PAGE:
Soon, the first chapter of Give My Regards to Black Jack had been published in Morning.
After I had been told that the serialization would begin in five weeks, without any warning, they started exactly on schedule, without giving me any time to prepare. By the time the first chapter was published, I had only just finished the third one. I didn’t have a stock of storyboards either, and up until the third chapter, every page had been a color page.
After I finished a storyboard, my editor would say: “Congratulations. We’ve gotten the OK to give you color pages.” So I cut even more time out of my sleep to finish them. I was so busy at this point that I no longer had any time to shave or change my clothes. I was just a creature who went back and forth between my apartment on the 4th floor and my office on the 1st floor.
I had very little control over the production schedule, which was very unnerving. All I had were the reference books in my office and the small bits of medical data that the editors would bring me. I had no time to double-check and make sure everything was correct. So I used my imagination to think up scenes from a hospital that I’d never actually seen in real life. What I built up with drawing Umizaru was my ability to draw something a world I’ve never seen, as if I’ve actually seen it. I felt as if I was trapped up in a dark room with only a few parts, and being asked to create something amazing that no one’s ever seen before. But, without any other choice, I just desperately fought as hard as I could and kept working.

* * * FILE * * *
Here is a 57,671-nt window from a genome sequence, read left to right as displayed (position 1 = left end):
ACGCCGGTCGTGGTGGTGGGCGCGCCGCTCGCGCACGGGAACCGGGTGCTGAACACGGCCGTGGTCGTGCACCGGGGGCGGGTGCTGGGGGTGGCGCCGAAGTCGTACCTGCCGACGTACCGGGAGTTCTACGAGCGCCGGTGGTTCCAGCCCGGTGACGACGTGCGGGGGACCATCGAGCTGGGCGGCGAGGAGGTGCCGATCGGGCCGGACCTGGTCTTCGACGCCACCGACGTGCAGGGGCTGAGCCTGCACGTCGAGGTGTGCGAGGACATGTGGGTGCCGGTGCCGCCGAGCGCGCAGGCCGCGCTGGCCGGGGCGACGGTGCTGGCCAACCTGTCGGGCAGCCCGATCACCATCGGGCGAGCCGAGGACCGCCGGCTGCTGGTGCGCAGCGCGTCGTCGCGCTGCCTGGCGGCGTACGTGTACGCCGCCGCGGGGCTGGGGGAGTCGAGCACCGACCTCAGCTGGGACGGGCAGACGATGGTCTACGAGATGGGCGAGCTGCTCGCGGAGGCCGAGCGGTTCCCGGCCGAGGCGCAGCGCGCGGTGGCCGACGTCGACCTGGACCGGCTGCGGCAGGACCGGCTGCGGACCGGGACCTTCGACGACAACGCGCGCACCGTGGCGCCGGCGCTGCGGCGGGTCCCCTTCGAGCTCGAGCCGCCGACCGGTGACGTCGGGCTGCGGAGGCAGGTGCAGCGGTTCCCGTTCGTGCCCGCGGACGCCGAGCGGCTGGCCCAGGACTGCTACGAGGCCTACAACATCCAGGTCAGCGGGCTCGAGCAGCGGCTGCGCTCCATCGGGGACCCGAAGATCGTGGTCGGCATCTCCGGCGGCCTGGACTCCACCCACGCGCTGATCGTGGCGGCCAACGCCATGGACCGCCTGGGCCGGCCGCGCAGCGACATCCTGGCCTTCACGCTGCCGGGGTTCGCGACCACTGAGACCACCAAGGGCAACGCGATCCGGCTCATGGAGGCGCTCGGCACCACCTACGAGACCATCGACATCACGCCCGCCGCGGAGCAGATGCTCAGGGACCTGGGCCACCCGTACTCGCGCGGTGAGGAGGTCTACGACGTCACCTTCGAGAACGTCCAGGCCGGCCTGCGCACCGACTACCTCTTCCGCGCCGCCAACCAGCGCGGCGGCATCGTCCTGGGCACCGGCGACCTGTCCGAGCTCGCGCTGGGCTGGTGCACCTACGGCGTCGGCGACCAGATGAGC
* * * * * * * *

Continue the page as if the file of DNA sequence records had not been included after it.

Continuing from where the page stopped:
Aside from the intense schedule, I was also surprised by how in the first chapter, they had changed the lines I had written without telling me. If it was something as small as rephrasing something, I could understand it, but the main character’s monologues and the medical information had been replaced with completely different things. In 4 different spots.
After opening the magazine, for a moment, I couldn’t really process what was happening. After all, this was my work. I owned the rights to it, and no one else had the right to change anything about what I had written. Legally, that is. The same thing had happened in Umizaru, and as a result, I had gotten into a big fight with the editors… Now, it was happening again, but from the very first chapter. What I had written had been replaced with very explanatory words that lacked any sort of sense or suggestiveness.
I immediately protested to my supervising editor, but he quickly shut the door on me. “We’re working our hardest to make this piece as good as possible. Can’t you simply understand that we were just trying to make your work better?” I ended up getting nothing but a scolding.
“That’s not what I’m talking about. This is my work, right? If you want to change the lines, please talk to me about it first. The main character of my manga doesn’t say things like this. And if the lines get changed, that can also affect the plot later on.”
“Why don’t get it? This doesn’t belong to you,” he said, sighing and treating me like a complete fool who didn’t understand anything.
I had been through this many times while working on Umizaru. Every time I tried to explain to the editors that they couldn’t just change the lines whenever they felt like it, I ended up feeling like I was trying to communicate with an alien.